A deadly shootout with the Taliban took place near the Afghan-Tajik border, which the gunmen appear to have crossed. The incident comes at a time of changes in Afghanistan. Tasked with defending major cities, Afghan troops are leaving remote areas, allowing the Taliban to dig in at the borders. They are no match for the Russian 201st Military Base, though.
The Eurasian Economic Union set up a unified medicine market. The newly-formed database and unified legal framework of 35 normative acts should help streamline medicine registration.
The selection of judges in Kazakhstan just got better. Justice hopefuls will now go through psychological testing, sit a law exam, write an essay, and also work on case studies to show their practical skills. A group of scholars will grade the essay according to 7 criteria.
Kazakhstan intends to expand its irrigated land to a total of over 2m ha, in a bid to double crop yields. According to one expert, some of the main causes impairing irrigated agriculture include low-grade water-saving technologies, wrong methods of organic farming, and insufficient use of organic fertilisers.
Uzbekistan will introduce a pharmaceutical market development programme that will run through 2022. Put on the agenda are some of the things the market does not yet have: a single road map, financial benefits, a public procurement mechanism, and skilled staff. The Programme will lay out a number of goals to help boost the market.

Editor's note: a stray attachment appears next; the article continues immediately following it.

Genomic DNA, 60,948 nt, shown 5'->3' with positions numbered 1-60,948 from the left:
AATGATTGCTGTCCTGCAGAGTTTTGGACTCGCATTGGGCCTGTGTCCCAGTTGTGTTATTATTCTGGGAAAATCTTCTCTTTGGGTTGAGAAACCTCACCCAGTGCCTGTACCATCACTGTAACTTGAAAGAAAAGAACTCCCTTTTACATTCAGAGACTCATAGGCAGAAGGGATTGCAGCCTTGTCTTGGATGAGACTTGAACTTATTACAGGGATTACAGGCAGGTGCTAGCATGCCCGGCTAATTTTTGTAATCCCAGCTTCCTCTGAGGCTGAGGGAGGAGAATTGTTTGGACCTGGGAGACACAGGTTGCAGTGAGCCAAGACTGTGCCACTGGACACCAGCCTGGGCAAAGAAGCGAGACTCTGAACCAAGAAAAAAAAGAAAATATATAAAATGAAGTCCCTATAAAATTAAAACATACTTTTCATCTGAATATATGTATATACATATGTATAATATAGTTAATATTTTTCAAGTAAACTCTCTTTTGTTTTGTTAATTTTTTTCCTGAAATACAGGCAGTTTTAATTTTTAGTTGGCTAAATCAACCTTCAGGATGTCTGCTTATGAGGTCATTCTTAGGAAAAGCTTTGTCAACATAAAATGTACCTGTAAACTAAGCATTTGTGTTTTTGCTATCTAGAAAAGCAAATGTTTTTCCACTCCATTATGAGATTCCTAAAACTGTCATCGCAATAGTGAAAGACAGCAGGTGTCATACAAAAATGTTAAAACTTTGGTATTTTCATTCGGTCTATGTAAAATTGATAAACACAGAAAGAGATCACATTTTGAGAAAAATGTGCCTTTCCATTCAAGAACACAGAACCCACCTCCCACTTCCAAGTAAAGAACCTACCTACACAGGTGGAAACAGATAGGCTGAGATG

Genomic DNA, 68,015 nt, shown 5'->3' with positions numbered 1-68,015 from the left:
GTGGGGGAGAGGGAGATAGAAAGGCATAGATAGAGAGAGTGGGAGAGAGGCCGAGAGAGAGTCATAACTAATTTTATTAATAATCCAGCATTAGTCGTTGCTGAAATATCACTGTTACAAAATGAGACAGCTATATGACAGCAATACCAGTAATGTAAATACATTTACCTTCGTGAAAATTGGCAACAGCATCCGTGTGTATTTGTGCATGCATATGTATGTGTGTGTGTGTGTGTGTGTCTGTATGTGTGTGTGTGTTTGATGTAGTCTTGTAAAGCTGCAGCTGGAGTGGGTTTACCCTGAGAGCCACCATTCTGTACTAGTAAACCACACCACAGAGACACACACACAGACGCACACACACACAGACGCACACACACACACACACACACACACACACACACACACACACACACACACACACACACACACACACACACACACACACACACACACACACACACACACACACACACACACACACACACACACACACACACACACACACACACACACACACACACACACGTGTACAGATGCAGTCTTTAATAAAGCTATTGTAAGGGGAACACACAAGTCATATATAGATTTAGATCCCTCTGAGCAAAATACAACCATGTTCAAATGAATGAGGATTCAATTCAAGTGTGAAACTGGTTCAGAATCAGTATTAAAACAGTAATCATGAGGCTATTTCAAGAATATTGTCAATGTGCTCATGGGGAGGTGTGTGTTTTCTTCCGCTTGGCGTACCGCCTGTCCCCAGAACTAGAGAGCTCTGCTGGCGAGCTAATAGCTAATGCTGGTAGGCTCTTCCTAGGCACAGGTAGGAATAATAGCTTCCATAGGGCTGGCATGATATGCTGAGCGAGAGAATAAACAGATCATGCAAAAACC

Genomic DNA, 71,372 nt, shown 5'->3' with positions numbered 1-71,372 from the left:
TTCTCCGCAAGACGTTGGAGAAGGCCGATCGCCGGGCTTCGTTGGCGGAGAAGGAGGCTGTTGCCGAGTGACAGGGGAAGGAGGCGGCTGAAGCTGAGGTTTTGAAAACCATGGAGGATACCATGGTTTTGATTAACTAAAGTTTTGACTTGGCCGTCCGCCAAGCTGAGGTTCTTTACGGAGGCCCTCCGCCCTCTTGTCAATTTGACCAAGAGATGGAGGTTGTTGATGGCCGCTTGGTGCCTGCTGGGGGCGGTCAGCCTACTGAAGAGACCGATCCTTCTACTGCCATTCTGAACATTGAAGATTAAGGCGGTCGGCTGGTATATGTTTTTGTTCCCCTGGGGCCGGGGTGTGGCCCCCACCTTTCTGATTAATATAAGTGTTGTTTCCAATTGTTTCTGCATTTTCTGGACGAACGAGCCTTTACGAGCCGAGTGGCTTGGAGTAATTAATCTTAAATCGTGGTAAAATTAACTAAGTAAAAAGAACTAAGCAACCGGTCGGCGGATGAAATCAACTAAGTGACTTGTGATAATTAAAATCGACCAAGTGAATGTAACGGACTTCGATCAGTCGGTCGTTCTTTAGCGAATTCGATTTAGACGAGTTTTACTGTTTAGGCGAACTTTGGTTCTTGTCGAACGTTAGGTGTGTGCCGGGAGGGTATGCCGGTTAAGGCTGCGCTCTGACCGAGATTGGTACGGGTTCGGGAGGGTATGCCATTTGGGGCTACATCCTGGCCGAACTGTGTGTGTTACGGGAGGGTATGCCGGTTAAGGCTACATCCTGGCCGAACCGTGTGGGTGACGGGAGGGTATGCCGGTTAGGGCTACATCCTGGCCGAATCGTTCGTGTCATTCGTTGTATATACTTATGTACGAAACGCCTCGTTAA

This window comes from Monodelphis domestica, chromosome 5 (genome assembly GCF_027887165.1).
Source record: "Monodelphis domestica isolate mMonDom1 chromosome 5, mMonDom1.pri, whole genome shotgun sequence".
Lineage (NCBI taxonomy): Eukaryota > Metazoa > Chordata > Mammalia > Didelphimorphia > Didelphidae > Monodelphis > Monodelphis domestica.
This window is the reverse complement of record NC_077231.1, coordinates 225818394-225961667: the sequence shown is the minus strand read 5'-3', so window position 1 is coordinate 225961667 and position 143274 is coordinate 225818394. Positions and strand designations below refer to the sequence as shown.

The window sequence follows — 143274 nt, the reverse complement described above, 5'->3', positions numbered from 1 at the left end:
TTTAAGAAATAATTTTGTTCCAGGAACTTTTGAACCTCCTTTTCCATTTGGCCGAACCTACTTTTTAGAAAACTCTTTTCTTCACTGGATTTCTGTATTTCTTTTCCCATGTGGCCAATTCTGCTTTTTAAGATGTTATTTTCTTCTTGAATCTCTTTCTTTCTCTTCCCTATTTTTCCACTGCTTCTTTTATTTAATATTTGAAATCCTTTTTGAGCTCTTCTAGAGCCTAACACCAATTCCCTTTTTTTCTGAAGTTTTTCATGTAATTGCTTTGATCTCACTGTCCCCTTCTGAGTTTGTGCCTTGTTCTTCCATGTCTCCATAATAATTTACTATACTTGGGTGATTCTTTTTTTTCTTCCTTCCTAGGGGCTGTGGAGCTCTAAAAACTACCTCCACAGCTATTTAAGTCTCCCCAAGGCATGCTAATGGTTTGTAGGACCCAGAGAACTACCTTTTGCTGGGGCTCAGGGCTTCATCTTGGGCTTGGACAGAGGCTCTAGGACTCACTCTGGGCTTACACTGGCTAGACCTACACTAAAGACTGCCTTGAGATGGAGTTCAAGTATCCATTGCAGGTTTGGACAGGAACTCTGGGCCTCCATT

The World Bank is designing eight projects for Uzbekistan, worth a total of $1b. The funds will go to the Obod Qishloq programme (better life in rural areas), key industries, public-private partnership and preschool education. World Bank President Jim Yong Kim may soon visit Uzbekistan.
Will Uzbekistan rejoin the Collective Security Treaty Organisation? The latest reforms in the CSTO have introduced the observer status, which will allow a state to take part in joint military exercises. Afghanistan, Azerbaijan and Serbia are all looking to join the organisation, which incidentally was created in Tashkent in May 1992.
President Trump is poised to raise tariffs on half of all Chinese imports (a total of $200b, mostly equipment). Beijing is no stranger to challenges from across the Pacific and is ready to pay America back in its own coin. This starts to look like the gambit of some great intercontinental trade war, where each trade punch weighs in at the entire Central Asian GDP and where losses will be the only winners. We are pinning our hopes on the vestiges of common sense.